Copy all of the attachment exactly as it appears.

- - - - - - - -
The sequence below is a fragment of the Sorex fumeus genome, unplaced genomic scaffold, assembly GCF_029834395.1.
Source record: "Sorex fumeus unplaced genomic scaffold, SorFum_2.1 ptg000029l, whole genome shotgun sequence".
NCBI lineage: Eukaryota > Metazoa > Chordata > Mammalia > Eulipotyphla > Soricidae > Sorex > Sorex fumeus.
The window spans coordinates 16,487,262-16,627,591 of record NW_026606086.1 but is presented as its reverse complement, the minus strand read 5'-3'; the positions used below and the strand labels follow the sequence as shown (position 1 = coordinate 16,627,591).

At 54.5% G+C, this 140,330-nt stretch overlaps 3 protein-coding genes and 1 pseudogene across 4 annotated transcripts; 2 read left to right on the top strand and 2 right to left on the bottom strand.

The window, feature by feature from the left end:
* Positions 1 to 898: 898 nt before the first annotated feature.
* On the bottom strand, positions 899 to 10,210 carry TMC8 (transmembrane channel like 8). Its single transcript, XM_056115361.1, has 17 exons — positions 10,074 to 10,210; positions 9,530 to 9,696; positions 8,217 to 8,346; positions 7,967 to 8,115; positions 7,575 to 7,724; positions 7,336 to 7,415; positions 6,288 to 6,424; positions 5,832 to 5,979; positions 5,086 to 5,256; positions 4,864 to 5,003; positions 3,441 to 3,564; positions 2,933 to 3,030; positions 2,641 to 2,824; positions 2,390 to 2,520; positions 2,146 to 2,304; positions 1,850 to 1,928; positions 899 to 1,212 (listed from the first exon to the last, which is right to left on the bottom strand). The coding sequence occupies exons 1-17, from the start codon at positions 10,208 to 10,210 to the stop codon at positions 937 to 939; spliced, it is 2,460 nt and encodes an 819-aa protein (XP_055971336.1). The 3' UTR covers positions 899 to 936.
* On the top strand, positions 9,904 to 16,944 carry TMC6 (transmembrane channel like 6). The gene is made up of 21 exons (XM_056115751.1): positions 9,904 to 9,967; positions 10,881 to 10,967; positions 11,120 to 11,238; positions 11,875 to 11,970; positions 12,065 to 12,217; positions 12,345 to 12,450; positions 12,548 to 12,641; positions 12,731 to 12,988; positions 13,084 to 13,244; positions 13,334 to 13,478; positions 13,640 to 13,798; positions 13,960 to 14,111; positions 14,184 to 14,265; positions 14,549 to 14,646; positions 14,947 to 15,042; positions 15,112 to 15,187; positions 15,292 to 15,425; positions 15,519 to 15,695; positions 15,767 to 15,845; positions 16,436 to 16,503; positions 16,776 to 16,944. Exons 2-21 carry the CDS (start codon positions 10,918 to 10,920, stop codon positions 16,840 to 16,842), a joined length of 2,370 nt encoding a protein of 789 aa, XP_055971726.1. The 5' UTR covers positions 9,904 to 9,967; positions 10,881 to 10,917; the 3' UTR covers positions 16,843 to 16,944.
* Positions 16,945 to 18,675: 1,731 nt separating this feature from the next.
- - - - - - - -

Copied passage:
The sequence below is a fragment of the Sorex fumeus genome, unplaced genomic scaffold, assembly GCF_029834395.1.
Source record: "Sorex fumeus unplaced genomic scaffold, SorFum_2.1 ptg000029l, whole genome shotgun sequence".
NCBI lineage: Eukaryota > Metazoa > Chordata > Mammalia > Eulipotyphla > Soricidae > Sorex > Sorex fumeus.
The window spans coordinates 16,487,262-16,627,591 of record NW_026606086.1 but is presented as its reverse complement, the minus strand read 5'-3'; the positions used below and the strand labels follow the sequence as shown (position 1 = coordinate 16,627,591).

At 54.5% G+C, this 140,330-nt stretch overlaps 3 protein-coding genes and 1 pseudogene across 4 annotated transcripts; 2 read left to right on the top strand and 2 right to left on the bottom strand.

The window, feature by feature from the left end:
* Positions 1 to 898: 898 nt before the first annotated feature.
* On the bottom strand, positions 899 to 10,210 carry TMC8 (transmembrane channel like 8). Its single transcript, XM_056115361.1, has 17 exons — positions 10,074 to 10,210; positions 9,530 to 9,696; positions 8,217 to 8,346; positions 7,967 to 8,115; positions 7,575 to 7,724; positions 7,336 to 7,415; positions 6,288 to 6,424; positions 5,832 to 5,979; positions 5,086 to 5,256; positions 4,864 to 5,003; positions 3,441 to 3,564; positions 2,933 to 3,030; positions 2,641 to 2,824; positions 2,390 to 2,520; positions 2,146 to 2,304; positions 1,850 to 1,928; positions 899 to 1,212 (listed from the first exon to the last, which is right to left on the bottom strand). The coding sequence occupies exons 1-17, from the start codon at positions 10,208 to 10,210 to the stop codon at positions 937 to 939; spliced, it is 2,460 nt and encodes an 819-aa protein (XP_055971336.1). The 3' UTR covers positions 899 to 936.
* On the top strand, positions 9,904 to 16,944 carry TMC6 (transmembrane channel like 6). The gene is made up of 21 exons (XM_056115751.1): positions 9,904 to 9,967; positions 10,881 to 10,967; positions 11,120 to 11,238; positions 11,875 to 11,970; positions 12,065 to 12,217; positions 12,345 to 12,450; positions 12,548 to 12,641; positions 12,731 to 12,988; positions 13,084 to 13,244; positions 13,334 to 13,478; positions 13,640 to 13,798; positions 13,960 to 14,111; positions 14,184 to 14,265; positions 14,549 to 14,646; positions 14,947 to 15,042; positions 15,112 to 15,187; positions 15,292 to 15,425; positions 15,519 to 15,695; positions 15,767 to 15,845; positions 16,436 to 16,503; positions 16,776 to 16,944. Exons 2-21 carry the CDS (start codon positions 10,918 to 10,920, stop codon positions 16,840 to 16,842), a joined length of 2,370 nt encoding a protein of 789 aa, XP_055971726.1. The 5' UTR covers positions 9,904 to 9,967; positions 10,881 to 10,917; the 3' UTR covers positions 16,843 to 16,944.
* Positions 16,945 to 18,675: 1,731 nt separating this feature from the next.